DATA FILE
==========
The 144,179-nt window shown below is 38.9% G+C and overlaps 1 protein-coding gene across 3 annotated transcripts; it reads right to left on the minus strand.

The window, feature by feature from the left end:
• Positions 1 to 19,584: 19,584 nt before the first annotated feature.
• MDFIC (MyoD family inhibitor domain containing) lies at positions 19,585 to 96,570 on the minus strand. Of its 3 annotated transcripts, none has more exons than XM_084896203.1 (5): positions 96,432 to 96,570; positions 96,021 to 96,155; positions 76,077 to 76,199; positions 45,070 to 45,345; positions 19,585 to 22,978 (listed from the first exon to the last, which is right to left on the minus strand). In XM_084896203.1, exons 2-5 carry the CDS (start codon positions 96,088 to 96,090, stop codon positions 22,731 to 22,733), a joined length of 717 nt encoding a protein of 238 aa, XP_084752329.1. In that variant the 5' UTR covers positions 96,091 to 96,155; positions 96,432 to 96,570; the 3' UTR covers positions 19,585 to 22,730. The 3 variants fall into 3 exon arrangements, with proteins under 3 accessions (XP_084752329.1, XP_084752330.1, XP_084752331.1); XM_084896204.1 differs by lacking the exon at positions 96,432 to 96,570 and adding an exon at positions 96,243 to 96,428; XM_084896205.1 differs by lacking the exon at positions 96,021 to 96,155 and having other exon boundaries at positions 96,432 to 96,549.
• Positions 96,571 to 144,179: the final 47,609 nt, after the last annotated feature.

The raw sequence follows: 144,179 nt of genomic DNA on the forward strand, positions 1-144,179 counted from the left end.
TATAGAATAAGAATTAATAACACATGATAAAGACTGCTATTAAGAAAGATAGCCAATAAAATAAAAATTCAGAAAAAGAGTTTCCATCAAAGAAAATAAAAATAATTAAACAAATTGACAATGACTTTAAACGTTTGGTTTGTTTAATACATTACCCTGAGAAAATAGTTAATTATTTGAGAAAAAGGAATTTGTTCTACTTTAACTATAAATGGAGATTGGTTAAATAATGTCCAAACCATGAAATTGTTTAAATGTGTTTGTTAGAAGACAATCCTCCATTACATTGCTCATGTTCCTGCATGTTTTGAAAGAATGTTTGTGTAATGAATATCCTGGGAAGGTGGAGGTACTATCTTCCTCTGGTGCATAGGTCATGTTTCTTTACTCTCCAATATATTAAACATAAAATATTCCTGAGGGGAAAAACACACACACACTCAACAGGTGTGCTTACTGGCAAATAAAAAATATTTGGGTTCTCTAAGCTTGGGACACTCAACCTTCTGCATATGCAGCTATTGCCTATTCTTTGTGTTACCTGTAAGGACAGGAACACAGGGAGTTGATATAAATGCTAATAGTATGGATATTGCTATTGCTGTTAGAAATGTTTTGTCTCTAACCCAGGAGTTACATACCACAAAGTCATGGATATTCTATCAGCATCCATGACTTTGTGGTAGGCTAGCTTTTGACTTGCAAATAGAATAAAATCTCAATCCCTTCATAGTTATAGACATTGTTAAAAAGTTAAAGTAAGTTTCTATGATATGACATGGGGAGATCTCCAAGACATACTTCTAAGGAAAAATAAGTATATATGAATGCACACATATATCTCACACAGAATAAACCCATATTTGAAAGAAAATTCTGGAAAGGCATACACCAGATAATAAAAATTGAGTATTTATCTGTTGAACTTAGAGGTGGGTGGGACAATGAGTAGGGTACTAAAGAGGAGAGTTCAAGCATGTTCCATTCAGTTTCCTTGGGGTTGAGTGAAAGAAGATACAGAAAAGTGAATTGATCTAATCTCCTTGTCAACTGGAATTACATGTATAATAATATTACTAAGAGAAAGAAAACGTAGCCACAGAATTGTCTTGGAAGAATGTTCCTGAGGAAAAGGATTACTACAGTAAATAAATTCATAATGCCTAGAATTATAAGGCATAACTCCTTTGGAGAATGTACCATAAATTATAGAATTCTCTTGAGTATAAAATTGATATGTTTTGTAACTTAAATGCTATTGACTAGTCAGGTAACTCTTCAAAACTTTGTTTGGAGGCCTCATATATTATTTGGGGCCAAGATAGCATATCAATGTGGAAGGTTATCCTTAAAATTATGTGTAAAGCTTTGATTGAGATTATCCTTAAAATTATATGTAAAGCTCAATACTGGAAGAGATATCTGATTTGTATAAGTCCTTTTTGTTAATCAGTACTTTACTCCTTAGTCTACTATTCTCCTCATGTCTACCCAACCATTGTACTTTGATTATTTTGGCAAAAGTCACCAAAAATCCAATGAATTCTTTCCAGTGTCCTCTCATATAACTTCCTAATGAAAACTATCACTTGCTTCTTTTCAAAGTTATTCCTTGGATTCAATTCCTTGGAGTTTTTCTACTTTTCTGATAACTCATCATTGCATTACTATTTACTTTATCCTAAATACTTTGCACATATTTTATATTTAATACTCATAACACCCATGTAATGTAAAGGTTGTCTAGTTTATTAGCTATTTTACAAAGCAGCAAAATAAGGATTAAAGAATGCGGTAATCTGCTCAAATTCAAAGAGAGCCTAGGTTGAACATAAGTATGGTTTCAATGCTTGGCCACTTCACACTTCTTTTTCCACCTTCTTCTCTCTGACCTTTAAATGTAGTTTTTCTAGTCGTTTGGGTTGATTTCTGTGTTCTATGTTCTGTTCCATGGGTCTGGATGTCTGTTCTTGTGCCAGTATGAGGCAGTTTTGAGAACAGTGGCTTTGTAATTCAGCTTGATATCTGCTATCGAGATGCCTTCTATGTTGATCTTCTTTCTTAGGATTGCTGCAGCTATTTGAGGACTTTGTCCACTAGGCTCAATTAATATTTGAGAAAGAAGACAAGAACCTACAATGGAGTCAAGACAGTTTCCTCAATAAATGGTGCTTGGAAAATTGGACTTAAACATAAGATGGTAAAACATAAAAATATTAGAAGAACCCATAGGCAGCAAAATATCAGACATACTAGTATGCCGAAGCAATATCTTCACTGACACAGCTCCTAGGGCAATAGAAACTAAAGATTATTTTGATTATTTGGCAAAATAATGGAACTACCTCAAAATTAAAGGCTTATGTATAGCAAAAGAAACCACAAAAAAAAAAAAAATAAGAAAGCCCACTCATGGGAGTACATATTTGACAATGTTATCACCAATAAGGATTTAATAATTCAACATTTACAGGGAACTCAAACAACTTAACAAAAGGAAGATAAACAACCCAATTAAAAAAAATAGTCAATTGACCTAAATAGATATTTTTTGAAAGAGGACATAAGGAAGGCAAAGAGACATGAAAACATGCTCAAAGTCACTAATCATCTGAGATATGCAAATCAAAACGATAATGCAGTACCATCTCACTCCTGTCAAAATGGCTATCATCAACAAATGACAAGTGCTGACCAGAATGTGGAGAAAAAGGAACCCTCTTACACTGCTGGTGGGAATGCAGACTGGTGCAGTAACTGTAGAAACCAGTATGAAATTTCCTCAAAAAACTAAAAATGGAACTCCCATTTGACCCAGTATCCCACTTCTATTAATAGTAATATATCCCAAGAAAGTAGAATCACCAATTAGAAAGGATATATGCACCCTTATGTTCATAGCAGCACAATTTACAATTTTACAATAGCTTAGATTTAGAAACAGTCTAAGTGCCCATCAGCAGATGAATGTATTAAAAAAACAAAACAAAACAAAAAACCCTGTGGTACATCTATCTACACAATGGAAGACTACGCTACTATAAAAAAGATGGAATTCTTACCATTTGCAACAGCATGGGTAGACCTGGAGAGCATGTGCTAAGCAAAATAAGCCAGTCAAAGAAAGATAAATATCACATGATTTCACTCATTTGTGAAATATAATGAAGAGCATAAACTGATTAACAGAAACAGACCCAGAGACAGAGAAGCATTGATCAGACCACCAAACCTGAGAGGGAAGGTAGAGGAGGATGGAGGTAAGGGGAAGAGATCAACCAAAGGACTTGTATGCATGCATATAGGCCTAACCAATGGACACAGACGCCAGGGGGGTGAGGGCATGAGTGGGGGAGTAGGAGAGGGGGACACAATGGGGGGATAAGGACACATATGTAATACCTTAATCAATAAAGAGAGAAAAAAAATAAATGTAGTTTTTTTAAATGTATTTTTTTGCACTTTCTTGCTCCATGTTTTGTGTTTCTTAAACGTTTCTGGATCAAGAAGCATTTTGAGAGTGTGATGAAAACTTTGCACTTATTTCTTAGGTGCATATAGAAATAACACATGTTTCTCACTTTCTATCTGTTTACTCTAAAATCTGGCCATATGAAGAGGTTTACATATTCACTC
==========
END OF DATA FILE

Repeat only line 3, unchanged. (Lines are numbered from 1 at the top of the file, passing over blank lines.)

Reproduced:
• Positions 1 to 19,584: 19,584 nt before the first annotated feature.